The Squirrels Run of Terror.


Mid-morning on a Sunday, papa squirrel looked at son squirrel and said ” Today your time has come. Make the run”

Son squirrel’s pupils widened and his eyes recessed. Not more than a minute later his little squirrel heart was racing faster than his tiny legs could ever carry him. He was warming up for his first run, stretching his scrawny and still relatively fur free legs and calibrating his bushy tail for perfect balance. The sun was growing higher in the sky and his brow was moistened with the perspiration of fear and adrenaline.

Every male squirrel must accomplish a run of terror to distinguish himself as a dominant male squirrel or as a subordinate, if even still existent.

 

Today was Reginald’s day. His course was charted down a telephone wire over a yard with a huge, howling hound, down the cables to the deck, over to the fence, along the fence top to the picnic table, grab some birdseed, jump back to the fence, on top of the garage and into the trees for a safe return. Reginald had heard this hound’s howl from several houses away but had never ventured close enough to get a look.

 

His warm-up completed and his time arrived, Reginald strapped on his headband (O-Ring from a hose nearby) cracked his knuckles one a time, and set forth to the telephone pole. Behind him, followed a band of elder initiated squirrels to support and encourage little Reginald.

 

On top of the pole looking out over the yard, Reginald quivered under the force of the wind which he’d never felt this high up before. No sight of the dog yet, Reginald practiced the deep breathing techniques his mother taught him as a young squirrel and set foot on the wire. Moving swiftly and smoothly, tail shifting his weight with the constant changing of the winds Reginald was building courage with every step. Halfway down the wire, a chilling howl came from the deck of the house and the hound was full force in hunting mode. The suddenness and sheer noise of the howl frightened Reginald so much that he lost his footing and began to tumble of the wire into the abyss which was the green grass yard. Luckily, perhaps by an act of another force, Reginald’s tail got caught in one of the splitting fibers of the wire and he hung dangling 13 feet off the ground. The hound was ferociously barking and jumping towards the squirrel, now in a mixed panic of fear and  relief of safety. It felt like hours to Reginalds family and elder squirrels but was merely minutes before he was on his feet again, now tearing along the wire, eyes set firmly on the cable running to the deck. The courage which had slipped so quickly from Reginalds grasp after the fall was now settling back in, step by step, and Reginald was determined not to let it loose again. He had plotted each step before it arrived and before long had outrun the now foaming hound and with seed in his mouth had landed atop the garage. Reginald had stopped now to look back upon his accomplishment for the feat was near over, with his head turned back towards the yard he moved closer to the edge of the garage. Just before his feet stepped off the edge, Reginald was able to quickly set his feet for a jump towards the tree of safety and of completion. With his focus widened and his determination relaxed, Reginald slipped on a loose shingle and fell tumbling off the garage towards the green grass which was home to the relentless hound.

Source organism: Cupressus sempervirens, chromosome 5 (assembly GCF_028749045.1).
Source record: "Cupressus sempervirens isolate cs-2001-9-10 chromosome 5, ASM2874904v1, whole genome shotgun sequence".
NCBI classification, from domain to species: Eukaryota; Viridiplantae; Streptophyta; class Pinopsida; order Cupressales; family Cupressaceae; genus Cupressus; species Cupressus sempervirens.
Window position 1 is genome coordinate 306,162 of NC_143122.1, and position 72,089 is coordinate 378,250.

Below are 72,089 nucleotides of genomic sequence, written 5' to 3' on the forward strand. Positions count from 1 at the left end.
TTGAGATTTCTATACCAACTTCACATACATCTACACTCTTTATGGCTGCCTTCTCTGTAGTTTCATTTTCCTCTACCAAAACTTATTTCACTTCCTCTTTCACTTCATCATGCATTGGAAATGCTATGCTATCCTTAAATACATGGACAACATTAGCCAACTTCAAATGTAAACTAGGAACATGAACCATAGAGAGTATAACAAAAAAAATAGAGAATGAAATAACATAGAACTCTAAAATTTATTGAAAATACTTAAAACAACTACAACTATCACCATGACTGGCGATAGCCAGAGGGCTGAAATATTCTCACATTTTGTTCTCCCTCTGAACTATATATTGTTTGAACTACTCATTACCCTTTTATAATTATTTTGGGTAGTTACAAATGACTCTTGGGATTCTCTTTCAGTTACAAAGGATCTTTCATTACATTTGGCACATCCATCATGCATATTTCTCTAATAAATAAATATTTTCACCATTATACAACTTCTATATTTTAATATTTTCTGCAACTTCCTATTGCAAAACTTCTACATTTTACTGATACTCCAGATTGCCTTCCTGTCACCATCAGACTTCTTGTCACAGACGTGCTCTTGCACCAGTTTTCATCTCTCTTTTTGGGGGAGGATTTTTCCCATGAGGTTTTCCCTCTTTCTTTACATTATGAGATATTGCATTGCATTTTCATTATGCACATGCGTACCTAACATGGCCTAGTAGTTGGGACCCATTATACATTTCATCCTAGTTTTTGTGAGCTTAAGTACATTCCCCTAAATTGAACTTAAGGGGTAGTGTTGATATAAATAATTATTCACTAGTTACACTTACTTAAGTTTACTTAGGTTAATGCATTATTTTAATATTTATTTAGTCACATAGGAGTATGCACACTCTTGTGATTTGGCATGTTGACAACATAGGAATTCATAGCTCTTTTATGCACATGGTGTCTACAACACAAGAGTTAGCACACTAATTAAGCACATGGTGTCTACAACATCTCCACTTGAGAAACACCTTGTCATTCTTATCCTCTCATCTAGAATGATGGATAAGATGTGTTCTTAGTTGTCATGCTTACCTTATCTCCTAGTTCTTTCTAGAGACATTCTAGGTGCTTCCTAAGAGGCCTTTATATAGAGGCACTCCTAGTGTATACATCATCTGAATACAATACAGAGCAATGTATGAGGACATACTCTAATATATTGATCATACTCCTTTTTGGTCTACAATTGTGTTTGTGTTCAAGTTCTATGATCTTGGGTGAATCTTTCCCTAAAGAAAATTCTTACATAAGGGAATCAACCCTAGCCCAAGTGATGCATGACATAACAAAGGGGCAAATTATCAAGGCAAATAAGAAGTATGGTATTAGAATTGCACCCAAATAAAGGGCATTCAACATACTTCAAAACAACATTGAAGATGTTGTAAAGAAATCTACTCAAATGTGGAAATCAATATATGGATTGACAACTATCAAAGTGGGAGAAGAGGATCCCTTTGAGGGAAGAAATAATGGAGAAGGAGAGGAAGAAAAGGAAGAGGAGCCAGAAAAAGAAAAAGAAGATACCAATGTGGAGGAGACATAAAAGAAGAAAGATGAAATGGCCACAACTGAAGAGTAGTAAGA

On his way down to the ground which Reginald knew to be the end of him, he left the reality of his impending devouring for just a moment to reflect on the stories which his mother read to him, night after night, even long after his friends and other siblings stopped reading fairytales. Reginald imagined for just a second what each character must have felt like when they fell to their deaths, and  what each character had experience minutes before their end. He then thought back to every story where the character was saved by chance or by fate by something unknown and unfamiliar. But then his thoughts of stories ceased and reality struck him hard when his little body finally left air and hit something solid. Reginald didn’t open his eyes to watch the hound charge towards him, or to see the tears rush down his mothers face and his fathers gaze fall upon the ground in sadness. A minute passed and he didn’t feel blood nor teeth in his still growing body. Instead a breeze was wicking the perspiration from his fur and he felt himself gliding through the air. Opening his eyes in absolute astonishment to his still breathing, Reginald found himself atop a crow soaring over the yard which under all normalcy would have been the end of him. He was equally exhilarated and terrified. He was in shock and that’s when he lost consciousness.

 

That was not the end of Reginald the squirrel. No, that’s hardly the beginning.

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